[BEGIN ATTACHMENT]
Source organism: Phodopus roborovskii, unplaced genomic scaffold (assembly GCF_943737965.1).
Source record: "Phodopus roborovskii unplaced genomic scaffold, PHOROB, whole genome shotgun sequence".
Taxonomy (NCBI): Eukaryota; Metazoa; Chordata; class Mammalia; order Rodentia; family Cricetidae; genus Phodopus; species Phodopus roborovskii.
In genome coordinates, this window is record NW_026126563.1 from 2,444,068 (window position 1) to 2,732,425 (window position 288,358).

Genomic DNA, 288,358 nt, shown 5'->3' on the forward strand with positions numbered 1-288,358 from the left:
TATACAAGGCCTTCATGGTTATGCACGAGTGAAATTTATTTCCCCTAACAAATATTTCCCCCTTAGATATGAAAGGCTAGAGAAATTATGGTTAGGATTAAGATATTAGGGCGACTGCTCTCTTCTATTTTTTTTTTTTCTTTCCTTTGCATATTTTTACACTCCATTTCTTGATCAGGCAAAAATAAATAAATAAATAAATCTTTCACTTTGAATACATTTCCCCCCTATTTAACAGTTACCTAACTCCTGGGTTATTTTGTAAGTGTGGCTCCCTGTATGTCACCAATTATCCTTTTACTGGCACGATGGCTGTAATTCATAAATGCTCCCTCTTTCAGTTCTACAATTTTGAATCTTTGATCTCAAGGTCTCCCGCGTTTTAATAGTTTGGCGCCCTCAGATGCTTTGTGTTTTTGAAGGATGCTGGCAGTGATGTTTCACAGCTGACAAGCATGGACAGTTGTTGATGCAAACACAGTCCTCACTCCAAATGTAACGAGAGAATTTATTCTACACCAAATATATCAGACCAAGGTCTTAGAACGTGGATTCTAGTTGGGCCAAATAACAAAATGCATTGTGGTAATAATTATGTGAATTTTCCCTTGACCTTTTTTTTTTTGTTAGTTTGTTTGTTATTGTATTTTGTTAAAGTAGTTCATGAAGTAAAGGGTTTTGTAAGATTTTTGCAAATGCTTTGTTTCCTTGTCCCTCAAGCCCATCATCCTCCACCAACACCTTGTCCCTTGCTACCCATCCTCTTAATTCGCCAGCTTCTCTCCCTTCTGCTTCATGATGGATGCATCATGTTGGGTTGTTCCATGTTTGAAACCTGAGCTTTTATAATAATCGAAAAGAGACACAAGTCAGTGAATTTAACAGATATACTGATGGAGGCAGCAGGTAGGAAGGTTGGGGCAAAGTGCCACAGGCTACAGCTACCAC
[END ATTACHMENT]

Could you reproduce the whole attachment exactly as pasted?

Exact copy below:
Source organism: Phodopus roborovskii, unplaced genomic scaffold (assembly GCF_943737965.1).
Source record: "Phodopus roborovskii unplaced genomic scaffold, PHOROB, whole genome shotgun sequence".
Taxonomy (NCBI): Eukaryota; Metazoa; Chordata; class Mammalia; order Rodentia; family Cricetidae; genus Phodopus; species Phodopus roborovskii.
In genome coordinates, this window is record NW_026126563.1 from 2,444,068 (window position 1) to 2,732,425 (window position 288,358).

Genomic DNA, 288,358 nt, shown 5'->3' on the forward strand with positions numbered 1-288,358 from the left:
TATACAAGGCCTTCATGGTTATGCACGAGTGAAATTTATTTCCCCTAACAAATATTTCCCCCTTAGATATGAAAGGCTAGAGAAATTATGGTTAGGATTAAGATATTAGGGCGACTGCTCTCTTCTATTTTTTTTTTTTCTTTCCTTTGCATATTTTTACACTCCATTTCTTGATCAGGCAAAAATAAATAAATAAATAAATCTTTCACTTTGAATACATTTCCCCCCTATTTAACAGTTACCTAACTCCTGGGTTATTTTGTAAGTGTGGCTCCCTGTATGTCACCAATTATCCTTTTACTGGCACGATGGCTGTAATTCATAAATGCTCCCTCTTTCAGTTCTACAATTTTGAATCTTTGATCTCAAGGTCTCCCGCGTTTTAATAGTTTGGCGCCCTCAGATGCTTTGTGTTTTTGAAGGATGCTGGCAGTGATGTTTCACAGCTGACAAGCATGGACAGTTGTTGATGCAAACACAGTCCTCACTCCAAATGTAACGAGAGAATTTATTCTACACCAAATATATCAGACCAAGGTCTTAGAACGTGGATTCTAGTTGGGCCAAATAACAAAATGCATTGTGGTAATAATTATGTGAATTTTCCCTTGACCTTTTTTTTTTTGTTAGTTTGTTTGTTATTGTATTTTGTTAAAGTAGTTCATGAAGTAAAGGGTTTTGTAAGATTTTTGCAAATGCTTTGTTTCCTTGTCCCTCAAGCCCATCATCCTCCACCAACACCTTGTCCCTTGCTACCCATCCTCTTAATTCGCCAGCTTCTCTCCCTTCTGCTTCATGATGGATGCATCATGTTGGGTTGTTCCATGTTTGAAACCTGAGCTTTTATAATAATCGAAAAGAGACACAAGTCAGTGAATTTAACAGATATACTGATGGAGGCAGCAGGTAGGAAGGTTGGGGCAAAGTGCCACAGGCTACAGCTACCAC